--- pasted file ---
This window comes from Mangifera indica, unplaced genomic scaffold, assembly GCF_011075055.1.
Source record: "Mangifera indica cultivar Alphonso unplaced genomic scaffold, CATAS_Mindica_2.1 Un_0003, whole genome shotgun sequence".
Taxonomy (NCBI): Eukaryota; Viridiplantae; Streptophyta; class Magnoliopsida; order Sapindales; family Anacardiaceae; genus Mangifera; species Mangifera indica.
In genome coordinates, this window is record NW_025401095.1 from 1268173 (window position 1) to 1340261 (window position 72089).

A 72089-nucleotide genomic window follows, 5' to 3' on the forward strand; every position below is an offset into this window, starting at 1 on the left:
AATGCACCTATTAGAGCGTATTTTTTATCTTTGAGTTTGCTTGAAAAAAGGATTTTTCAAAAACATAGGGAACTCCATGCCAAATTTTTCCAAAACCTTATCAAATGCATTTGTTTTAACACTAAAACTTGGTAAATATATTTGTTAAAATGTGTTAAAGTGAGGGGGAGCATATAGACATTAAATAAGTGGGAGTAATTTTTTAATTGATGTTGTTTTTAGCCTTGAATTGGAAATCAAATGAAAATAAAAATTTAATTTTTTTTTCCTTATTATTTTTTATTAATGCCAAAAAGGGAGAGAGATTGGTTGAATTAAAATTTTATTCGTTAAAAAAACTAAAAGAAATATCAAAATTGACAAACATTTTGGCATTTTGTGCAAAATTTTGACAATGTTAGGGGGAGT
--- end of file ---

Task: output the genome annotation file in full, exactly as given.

This window comes from Mangifera indica, unplaced genomic scaffold, assembly GCF_011075055.1.
Source record: "Mangifera indica cultivar Alphonso unplaced genomic scaffold, CATAS_Mindica_2.1 Un_0003, whole genome shotgun sequence".
Taxonomy (NCBI): Eukaryota; Viridiplantae; Streptophyta; class Magnoliopsida; order Sapindales; family Anacardiaceae; genus Mangifera; species Mangifera indica.
In genome coordinates, this window is record NW_025401095.1 from 1268173 (window position 1) to 1340261 (window position 72089).

A 72089-nucleotide genomic window follows, 5' to 3' on the forward strand; every position below is an offset into this window, starting at 1 on the left:
AATGCACCTATTAGAGCGTATTTTTTATCTTTGAGTTTGCTTGAAAAAAGGATTTTTCAAAAACATAGGGAACTCCATGCCAAATTTTTCCAAAACCTTATCAAATGCATTTGTTTTAACACTAAAACTTGGTAAATATATTTGTTAAAATGTGTTAAAGTGAGGGGGAGCATATAGACATTAAATAAGTGGGAGTAATTTTTTAATTGATGTTGTTTTTAGCCTTGAATTGGAAATCAAATGAAAATAAAAATTTAATTTTTTTTTCCTTATTATTTTTTATTAATGCCAAAAAGGGAGAGAGATTGGTTGAATTAAAATTTTATTCGTTAAAAAAACTAAAAGAAATATCAAAATTGACAAACATTTTGGCATTTTGTGCAAAATTTTGACAATGTTAGGGGGAGT